Shopping cart

Gainesville set to force companies to regulate shopping cart containment

Mark Cowan sees fewer abandoned shopping carts ravaging his Gainesville neighborhood than when he complained to city officials in 2019.

“I think something good happened,” said Cowan, 67, who lives near the ED Manning Jr. administration annex in southwest Gainesville. “I used to see them in more places.”

What happened? In August, the city commission passed an ordinance requiring businesses to install retention systems to prevent their shopping carts from being dumped in the community.

“It sounds like a good idea to me,” Cowan said of the order, which went into effect Nov. 6.

Businesses that don’t have a shopping cart retention system risk a $250 fine for each violation.

“We are not trying to penalize anyone in any way,” Commissioner Gigi Simmons said. “We’re just trying to keep our communities safe.”

Commissioner Adrian Hayes-Santos recalled not reporting an abandoned cart he saw near his house last year, saying he wanted to see how long it would take for the cart to be removed.

“It took weeks,” Hayes-Santos said.

Several possible retention plans are described in the order. A wheel lock mechanism activated by an electronic barrier around the perimeter of the location is an option. Another is a refundable deposit required for customers using an onsite shopping cart. Stores that have already implemented adequate measures must always inform the city so that this is recorded.

The city sent letters about the ordinance to 135 local business owners, said Juan Castillo, an urban planner who works in the city’s sustainability department. As of last week, no citations had yet been issued to companies, as only three retention plan applications had been approved. All three companies already had a retention system in place, Castillo said.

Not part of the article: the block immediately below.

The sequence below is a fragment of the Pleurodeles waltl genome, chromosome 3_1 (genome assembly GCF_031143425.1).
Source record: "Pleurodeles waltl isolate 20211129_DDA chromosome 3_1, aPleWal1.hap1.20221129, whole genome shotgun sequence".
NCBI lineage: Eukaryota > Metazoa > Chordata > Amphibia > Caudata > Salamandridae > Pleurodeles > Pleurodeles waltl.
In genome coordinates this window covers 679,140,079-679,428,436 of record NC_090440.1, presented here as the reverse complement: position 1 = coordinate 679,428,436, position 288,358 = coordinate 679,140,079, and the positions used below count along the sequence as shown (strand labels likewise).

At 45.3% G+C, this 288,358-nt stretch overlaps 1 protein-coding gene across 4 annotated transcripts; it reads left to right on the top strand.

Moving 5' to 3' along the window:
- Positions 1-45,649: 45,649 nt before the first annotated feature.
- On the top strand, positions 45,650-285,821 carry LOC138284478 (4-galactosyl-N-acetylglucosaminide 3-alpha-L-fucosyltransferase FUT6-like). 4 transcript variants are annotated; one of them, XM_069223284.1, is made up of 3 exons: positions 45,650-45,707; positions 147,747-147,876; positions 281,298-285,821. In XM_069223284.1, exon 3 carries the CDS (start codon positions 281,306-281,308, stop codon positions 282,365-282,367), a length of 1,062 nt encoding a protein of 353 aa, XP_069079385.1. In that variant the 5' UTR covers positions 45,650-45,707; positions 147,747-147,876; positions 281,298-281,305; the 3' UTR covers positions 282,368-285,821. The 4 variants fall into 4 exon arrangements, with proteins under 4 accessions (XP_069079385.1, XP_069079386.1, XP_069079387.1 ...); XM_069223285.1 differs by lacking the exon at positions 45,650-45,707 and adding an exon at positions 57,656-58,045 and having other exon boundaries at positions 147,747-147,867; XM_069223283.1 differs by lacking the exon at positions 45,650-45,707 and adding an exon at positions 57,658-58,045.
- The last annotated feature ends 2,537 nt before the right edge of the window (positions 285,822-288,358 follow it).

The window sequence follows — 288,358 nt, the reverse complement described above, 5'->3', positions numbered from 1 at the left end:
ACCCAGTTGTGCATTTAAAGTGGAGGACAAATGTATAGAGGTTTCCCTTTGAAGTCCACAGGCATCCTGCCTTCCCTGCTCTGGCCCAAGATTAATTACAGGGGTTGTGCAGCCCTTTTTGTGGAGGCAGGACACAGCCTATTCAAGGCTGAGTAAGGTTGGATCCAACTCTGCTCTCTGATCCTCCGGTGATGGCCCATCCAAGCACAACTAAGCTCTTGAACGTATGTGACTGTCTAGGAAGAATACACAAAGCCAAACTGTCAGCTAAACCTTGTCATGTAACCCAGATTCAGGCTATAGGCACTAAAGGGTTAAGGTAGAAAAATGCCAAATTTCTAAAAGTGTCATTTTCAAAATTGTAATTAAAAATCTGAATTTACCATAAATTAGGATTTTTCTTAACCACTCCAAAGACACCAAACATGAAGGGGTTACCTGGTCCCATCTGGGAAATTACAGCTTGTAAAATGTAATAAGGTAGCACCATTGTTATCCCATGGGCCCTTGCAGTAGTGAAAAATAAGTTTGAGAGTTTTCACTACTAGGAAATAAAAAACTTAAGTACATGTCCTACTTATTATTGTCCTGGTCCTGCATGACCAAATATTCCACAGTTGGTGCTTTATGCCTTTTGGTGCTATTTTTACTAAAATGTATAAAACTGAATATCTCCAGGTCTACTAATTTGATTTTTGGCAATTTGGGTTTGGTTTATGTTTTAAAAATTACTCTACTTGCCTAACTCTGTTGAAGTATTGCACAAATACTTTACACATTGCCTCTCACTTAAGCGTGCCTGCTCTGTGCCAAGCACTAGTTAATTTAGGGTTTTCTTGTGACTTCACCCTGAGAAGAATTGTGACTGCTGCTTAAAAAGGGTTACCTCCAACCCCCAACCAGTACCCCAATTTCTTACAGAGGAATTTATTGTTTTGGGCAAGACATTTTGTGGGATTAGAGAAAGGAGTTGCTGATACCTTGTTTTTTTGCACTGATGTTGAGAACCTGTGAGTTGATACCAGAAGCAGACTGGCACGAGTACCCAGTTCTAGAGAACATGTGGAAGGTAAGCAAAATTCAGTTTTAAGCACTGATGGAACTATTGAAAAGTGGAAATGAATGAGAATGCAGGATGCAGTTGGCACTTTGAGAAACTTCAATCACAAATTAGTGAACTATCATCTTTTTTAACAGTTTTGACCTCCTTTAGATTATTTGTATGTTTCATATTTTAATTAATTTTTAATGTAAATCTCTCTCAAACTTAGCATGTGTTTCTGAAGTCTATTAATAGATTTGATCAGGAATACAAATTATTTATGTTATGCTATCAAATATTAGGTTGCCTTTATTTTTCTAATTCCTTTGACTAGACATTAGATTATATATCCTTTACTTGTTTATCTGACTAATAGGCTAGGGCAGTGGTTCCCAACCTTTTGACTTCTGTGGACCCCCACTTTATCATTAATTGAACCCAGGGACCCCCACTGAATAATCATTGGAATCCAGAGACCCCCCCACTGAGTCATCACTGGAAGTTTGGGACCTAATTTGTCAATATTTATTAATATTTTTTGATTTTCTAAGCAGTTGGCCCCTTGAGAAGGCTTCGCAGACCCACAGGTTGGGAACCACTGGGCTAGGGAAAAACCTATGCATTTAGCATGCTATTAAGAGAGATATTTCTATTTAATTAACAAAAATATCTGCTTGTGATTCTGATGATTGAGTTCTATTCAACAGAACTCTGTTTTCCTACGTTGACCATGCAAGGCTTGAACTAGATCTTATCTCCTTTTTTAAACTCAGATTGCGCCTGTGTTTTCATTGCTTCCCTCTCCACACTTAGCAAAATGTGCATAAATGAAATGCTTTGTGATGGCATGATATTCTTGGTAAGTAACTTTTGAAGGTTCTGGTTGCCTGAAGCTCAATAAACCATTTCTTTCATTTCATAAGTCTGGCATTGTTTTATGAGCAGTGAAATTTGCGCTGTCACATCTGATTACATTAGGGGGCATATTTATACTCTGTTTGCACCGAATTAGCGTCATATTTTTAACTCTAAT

Castillo said the city is reviewing seven pending applications. In the meantime, if someone complains that a company is not complying with the order, they could still be penalized, he said.

Gainesville is one of 33 Florida counties and municipalities that regulate shopping carts.

Florida law requires owners to retrieve their abandoned carts when notified of their location. Some cities impose penalties and additional fees for being off their property.

Ocala’s order requires shopping cart owners to implement retention systems unless the company files an exemption request. Gainesville stores do not have this option.

Gina Hawkins, executive director of Keep Alachua County Beautiful, said the ordinance should help address environmental issues attributed to abandoned carts. Hawkins said his team had removed some from streams in the past because they contributed to flooding and damage to natural habitats.

“We’ve wanted something like this for over 20 years,” she says.

However, not everyone is enthusiastic about the ordinance. Prashant Patel, owner of India Bazaar, an Indian grocery store located southwest of 34th Street, doesn’t think his business needs a cart-holding system.

“We have good customers,” Patel said. “They use the caddies and put them back.”

The store recently had a sign posted near its cart storage area asking customers to return them to the designated area. The extras were chained to a corral for added security.

Shopping carts can cost as much as $200 apiece, said Rossana Passaniti, public information manager for Gainesville. The cost of containment systems varies depending on the type installed and the number of carts a store has. For large retail stores, this can cost thousands of dollars.

When Kissimmee first tried to implement a shopping cart ordinance in 2000, it was met with resistance from members of the Florida Retail Federation. The federation argued that the measure was unconstitutional under state law. A state circuit court judge agreed, but an appeals court overturned that decision, arguing that the city’s order was constitutional.

Costs associated with the Kissimmee measure were limited to the expense of keeping carts on owner property, not fines for those on public property.

Passaniti said Gainesville’s order could prove useful in helping affected businesses save money.

“By keeping the ones they have, they wouldn’t have to replace them at additional cost,” she said.

Simmons said the community is already benefiting since the measure was approved.

“Implementing an abandoned shopping cart ordinance is one way to ensure our residents are safe and their neighborhoods are clean and beautiful,” she said.